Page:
The new Rhino DVD of the movie The Concert For Bangladesh is an interesting proposition for a number of reasons.
Historically, it was the first superstar benefit rock concert of all time, with the noble aim of donating the concert, album, and film proceeds to the victims of the famine of 1971, the same year of Bangladesh's independence from Pakistan; the death toll was one of the worst ever for a famine; the country was war-scarred.
Musically, it was ex-Beatle George Harrison's public debut as a solo performer; at 28, he was riding high from his 1970 triple-album All Things Must Pass, which had gone to #1, outselling his former band mates and gaining significant critical acclaim.
Filmed August 1, 1971 at Madison Square Garden, it marked a rare appearance by the then-elusive Bob Dylan who steals the show. Also present were Eric Clapton (post-"Layla" and mid-heroin addiction; it was a rare appearance for him, too), keyboardist Leon Russell (who was flirting with superstar status in those days), organist Billy Preston (who provides the most joyous note of a fairly solemn show), a dual drummer set-up of Ringo Starr (John and Paul were invited, but declined) and Jim Keltner, regular Beatle session man Klaus Voorman, hotshot young guitarist Jesse Ed Davis, Clapton sideman Carl Radle on bass, sax player Jim Horn and the Hollywood Horns, sitarist Ravi Shankar, a Bangladesh native and responsible for asking his friend Harrison to help in the first place, and Ustad Ali Akbar Khan, a sarod master.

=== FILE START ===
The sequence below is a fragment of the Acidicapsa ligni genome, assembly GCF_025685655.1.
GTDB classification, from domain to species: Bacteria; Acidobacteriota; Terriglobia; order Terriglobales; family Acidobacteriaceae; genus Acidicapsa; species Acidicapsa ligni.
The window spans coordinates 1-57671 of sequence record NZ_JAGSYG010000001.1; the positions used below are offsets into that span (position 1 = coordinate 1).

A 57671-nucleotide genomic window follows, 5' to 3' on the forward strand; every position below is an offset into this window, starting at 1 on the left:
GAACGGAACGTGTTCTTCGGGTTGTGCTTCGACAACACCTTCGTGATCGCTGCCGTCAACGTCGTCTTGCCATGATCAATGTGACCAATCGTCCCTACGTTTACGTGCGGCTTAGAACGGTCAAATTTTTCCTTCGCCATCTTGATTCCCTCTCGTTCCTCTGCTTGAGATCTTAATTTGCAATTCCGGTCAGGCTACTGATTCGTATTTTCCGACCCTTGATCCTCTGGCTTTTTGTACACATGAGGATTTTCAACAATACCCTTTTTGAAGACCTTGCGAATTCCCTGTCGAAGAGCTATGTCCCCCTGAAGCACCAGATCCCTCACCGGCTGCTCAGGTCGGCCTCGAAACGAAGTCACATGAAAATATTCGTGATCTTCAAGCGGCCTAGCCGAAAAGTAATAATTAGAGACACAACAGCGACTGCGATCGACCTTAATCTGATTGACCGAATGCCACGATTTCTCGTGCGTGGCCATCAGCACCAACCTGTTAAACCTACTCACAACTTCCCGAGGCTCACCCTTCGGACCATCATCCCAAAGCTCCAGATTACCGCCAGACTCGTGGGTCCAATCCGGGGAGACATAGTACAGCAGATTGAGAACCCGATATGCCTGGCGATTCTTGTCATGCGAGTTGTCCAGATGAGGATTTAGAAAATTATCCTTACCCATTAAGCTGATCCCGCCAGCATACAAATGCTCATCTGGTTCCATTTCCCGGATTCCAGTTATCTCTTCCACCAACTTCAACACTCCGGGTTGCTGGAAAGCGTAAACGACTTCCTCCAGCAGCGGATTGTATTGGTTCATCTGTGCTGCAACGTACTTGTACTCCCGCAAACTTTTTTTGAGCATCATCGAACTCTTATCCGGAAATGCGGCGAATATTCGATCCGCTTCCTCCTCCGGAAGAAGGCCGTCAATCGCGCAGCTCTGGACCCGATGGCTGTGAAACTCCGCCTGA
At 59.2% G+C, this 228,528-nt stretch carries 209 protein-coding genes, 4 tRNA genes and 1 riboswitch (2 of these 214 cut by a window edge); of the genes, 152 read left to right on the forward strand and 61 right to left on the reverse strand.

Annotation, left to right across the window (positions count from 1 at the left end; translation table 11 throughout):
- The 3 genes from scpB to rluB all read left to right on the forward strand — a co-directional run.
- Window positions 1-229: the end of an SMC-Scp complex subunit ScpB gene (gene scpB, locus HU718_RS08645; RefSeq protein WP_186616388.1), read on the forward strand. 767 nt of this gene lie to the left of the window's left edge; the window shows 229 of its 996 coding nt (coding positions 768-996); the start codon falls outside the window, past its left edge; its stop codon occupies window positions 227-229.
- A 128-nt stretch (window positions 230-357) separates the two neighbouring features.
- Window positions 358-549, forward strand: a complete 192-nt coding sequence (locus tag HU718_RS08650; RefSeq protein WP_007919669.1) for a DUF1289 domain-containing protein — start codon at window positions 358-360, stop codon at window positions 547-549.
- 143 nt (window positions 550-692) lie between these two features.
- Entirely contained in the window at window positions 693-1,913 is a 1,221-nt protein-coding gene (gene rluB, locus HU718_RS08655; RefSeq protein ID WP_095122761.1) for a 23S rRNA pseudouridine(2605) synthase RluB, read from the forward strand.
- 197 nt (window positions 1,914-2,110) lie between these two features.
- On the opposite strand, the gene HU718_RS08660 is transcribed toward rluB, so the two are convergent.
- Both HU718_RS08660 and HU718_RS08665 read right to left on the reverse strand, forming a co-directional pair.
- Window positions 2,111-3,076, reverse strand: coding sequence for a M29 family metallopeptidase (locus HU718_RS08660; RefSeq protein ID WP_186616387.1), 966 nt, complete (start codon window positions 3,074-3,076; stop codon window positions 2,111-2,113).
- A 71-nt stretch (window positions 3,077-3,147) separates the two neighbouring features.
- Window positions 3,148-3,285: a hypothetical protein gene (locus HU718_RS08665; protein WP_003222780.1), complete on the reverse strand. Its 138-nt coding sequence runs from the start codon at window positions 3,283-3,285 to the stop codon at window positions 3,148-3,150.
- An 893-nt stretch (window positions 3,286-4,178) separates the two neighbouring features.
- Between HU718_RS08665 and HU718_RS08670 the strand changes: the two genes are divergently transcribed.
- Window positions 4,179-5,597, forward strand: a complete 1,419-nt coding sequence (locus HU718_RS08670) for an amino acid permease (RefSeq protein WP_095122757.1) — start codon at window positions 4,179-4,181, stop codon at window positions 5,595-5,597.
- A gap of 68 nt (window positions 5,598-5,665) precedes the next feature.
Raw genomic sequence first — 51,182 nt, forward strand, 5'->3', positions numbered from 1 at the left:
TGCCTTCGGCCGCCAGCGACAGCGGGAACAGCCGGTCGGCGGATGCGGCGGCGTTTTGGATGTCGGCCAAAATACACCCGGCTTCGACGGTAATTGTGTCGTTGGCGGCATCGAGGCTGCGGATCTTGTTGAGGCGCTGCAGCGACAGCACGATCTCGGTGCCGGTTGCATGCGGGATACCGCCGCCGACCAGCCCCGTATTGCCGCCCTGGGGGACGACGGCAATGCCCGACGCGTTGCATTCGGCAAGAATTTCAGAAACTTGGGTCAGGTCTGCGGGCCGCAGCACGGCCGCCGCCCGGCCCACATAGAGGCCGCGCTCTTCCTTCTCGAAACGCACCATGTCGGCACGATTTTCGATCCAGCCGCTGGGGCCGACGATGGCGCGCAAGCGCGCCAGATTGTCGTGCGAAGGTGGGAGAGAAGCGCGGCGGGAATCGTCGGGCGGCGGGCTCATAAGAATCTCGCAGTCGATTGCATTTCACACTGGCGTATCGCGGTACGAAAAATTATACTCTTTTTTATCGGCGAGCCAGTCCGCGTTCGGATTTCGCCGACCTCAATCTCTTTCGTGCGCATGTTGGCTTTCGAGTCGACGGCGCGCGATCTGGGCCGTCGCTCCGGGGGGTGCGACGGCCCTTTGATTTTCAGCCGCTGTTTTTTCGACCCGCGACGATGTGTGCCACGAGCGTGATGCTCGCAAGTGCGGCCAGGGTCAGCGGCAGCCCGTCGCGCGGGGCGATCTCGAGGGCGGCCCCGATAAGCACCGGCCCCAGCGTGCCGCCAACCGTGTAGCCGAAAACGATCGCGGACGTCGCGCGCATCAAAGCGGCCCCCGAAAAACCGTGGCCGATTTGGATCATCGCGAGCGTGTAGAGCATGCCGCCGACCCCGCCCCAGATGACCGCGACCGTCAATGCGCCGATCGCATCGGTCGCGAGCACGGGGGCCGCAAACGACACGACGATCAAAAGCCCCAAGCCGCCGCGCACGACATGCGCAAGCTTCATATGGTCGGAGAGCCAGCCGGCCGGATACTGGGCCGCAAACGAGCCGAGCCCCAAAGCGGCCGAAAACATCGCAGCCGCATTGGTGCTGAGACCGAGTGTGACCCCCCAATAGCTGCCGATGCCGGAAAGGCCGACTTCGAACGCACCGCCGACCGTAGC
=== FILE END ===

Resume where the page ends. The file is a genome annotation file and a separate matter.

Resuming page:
Harrison had to bail out of producing a Badfinger album he was midway through, so perhaps as a consolation prize, all four members of Badfinger strum acoustic guitars throughout the show.
A very large group of anonymous background singers also appear.
The scope of this concert was monumental for a stage show; it was co-produced by Harrison and Phil Spector (seen briefly backstage with the musicians), and was an ambitious attempt to present a bona-fide Phil Spector wall-of-sound experience with a hard rock band.
In that final aim, the album only half succeeded at the time; the albums weren't of particularly good fidelity; the highs (like Preston's organ), and lows (like Radle's bass) always sounded kind of murky. The first CD's committed the unpardonable sin of speeding up the master tapes a noticeable fraction in order to squeeze what had been a triple disc onto a double disc.
Also disappointing was the film, of which not many prints were made, and those that circulated on the midnight-showing circuit usually showed considerable battle scars by the 90's; the only print I ever saw was a spliced, choppy mess.